About 34 million years ago, at the Eocene-Oligocene (E-O) transition, Earth's climate underwent a substantial change from relatively ice-free "green house" conditions to a glacial state marked by the establishment of a permanent ice sheet on Antarctica. Our understanding of the Antarctic cryospheric evolution across the E-O climate transition relies on indirect marine geochemical proxies and, hitherto, it has not been possible to reconcile the pattern of inferred ice-sheet growth from these "far-field" proxy records with direct physical evidence of ice sheet behaviour from the proximal Antarctic continental margin. Here we present a correlation of cyclical changes recorded in the CRP-3 drill hole sediment core from the western Ross Sea, that are related to oscillations in the volume of a growing East Antarctic Ice Sheet, with well dated lower latitude records of orbital forcing and climate change across the E-O transition. We evaluate the results in the light of the age model available for the CRP-3A succession. Our cyclostratigraphy developed on the basis of repetitive vertical facies changes and clast peak abundances within sequences matches the floating cyclochronology developed in deep-sea successions for major glacial events. The astrochronological calibration of the CRP-3 succession represents the first high-resolution correlation of direct physical evidence of orbitally controlled glaciation from the Antarctic margin to geochemical records of paleoclimate changes across the E-O climate transition.

Galeotti, S., Lanci, L., Florindo, F., Naish, T.R., Sagnotti, L., Sandroni, S., et al. (2012). Cyclochronology of the Eocene-Oligocene transition from the Cape Roberts Project-3 core, Victoria Land basin, Antarctica. PALAEOGEOGRAPHY PALAEOCLIMATOLOGY PALAEOECOLOGY, 335-336, 84-94 [10.1016/j.palaeo.2011.08.011].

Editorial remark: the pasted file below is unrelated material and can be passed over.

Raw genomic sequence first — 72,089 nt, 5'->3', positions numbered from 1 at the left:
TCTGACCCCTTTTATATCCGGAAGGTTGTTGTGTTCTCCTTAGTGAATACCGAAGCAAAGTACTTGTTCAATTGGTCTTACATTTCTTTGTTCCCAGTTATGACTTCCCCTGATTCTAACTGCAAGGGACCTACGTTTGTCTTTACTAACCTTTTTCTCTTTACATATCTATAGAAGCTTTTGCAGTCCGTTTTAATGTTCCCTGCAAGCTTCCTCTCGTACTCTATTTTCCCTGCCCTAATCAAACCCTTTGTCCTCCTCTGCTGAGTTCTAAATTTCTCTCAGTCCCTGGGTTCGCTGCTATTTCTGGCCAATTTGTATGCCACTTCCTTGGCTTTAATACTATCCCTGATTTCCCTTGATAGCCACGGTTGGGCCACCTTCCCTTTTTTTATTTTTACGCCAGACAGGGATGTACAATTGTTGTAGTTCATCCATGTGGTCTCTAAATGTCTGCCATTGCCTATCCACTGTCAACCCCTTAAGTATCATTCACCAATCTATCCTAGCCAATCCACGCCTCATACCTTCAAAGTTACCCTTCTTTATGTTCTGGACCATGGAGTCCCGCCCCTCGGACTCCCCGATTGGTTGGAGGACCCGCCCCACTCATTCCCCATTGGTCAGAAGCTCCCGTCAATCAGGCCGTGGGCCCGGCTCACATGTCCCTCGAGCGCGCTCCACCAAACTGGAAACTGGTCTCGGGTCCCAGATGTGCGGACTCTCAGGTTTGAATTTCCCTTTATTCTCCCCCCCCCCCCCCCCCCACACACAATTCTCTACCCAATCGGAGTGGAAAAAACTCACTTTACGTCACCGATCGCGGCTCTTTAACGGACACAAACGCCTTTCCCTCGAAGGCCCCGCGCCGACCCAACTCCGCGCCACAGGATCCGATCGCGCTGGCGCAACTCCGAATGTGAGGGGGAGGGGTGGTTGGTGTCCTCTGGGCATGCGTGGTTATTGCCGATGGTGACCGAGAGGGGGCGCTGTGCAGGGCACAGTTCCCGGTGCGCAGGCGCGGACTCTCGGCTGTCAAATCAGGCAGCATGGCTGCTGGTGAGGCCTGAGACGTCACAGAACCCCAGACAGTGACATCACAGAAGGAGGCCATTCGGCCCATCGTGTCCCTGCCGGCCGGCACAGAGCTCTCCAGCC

Cyclochronology of the Eocene-Oligocene transition from the Cape Roberts Project-3 core, Victoria Land basin, Antarctica

Sandroni, Sonia;Talarico, Franco Maria
2012

Abstract

About 34 million years ago, at the Eocene-Oligocene (E-O) transition, Earth's climate underwent a substantial change from relatively ice-free "green house" conditions to a glacial state marked by the establishment of a permanent ice sheet on Antarctica. Our understanding of the Antarctic cryospheric evolution across the E-O climate transition relies on indirect marine geochemical proxies and, hitherto, it has not been possible to reconcile the pattern of inferred ice-sheet growth from these "far-field" proxy records with direct physical evidence of ice sheet behaviour from the proximal Antarctic continental margin. Here we present a correlation of cyclical changes recorded in the CRP-3 drill hole sediment core from the western Ross Sea, that are related to oscillations in the volume of a growing East Antarctic Ice Sheet, with well dated lower latitude records of orbital forcing and climate change across the E-O transition. We evaluate the results in the light of the age model available for the CRP-3A succession. Our cyclostratigraphy developed on the basis of repetitive vertical facies changes and clast peak abundances within sequences matches the floating cyclochronology developed in deep-sea successions for major glacial events. The astrochronological calibration of the CRP-3 succession represents the first high-resolution correlation of direct physical evidence of orbitally controlled glaciation from the Antarctic margin to geochemical records of paleoclimate changes across the E-O climate transition.
Galeotti, S., Lanci, L., Florindo, F., Naish, T.R., Sagnotti, L., Sandroni, S., et al. (2012). Cyclochronology of the Eocene-Oligocene transition from the Cape Roberts Project-3 core, Victoria Land basin, Antarctica. PALAEOGEOGRAPHY PALAEOCLIMATOLOGY PALAEOECOLOGY, 335-336, 84-94 [10.1016/j.palaeo.2011.08.011].
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Utilizza questo identificativo per citare o creare un link a questo documento: http://hdl.handle.net/11365/8110
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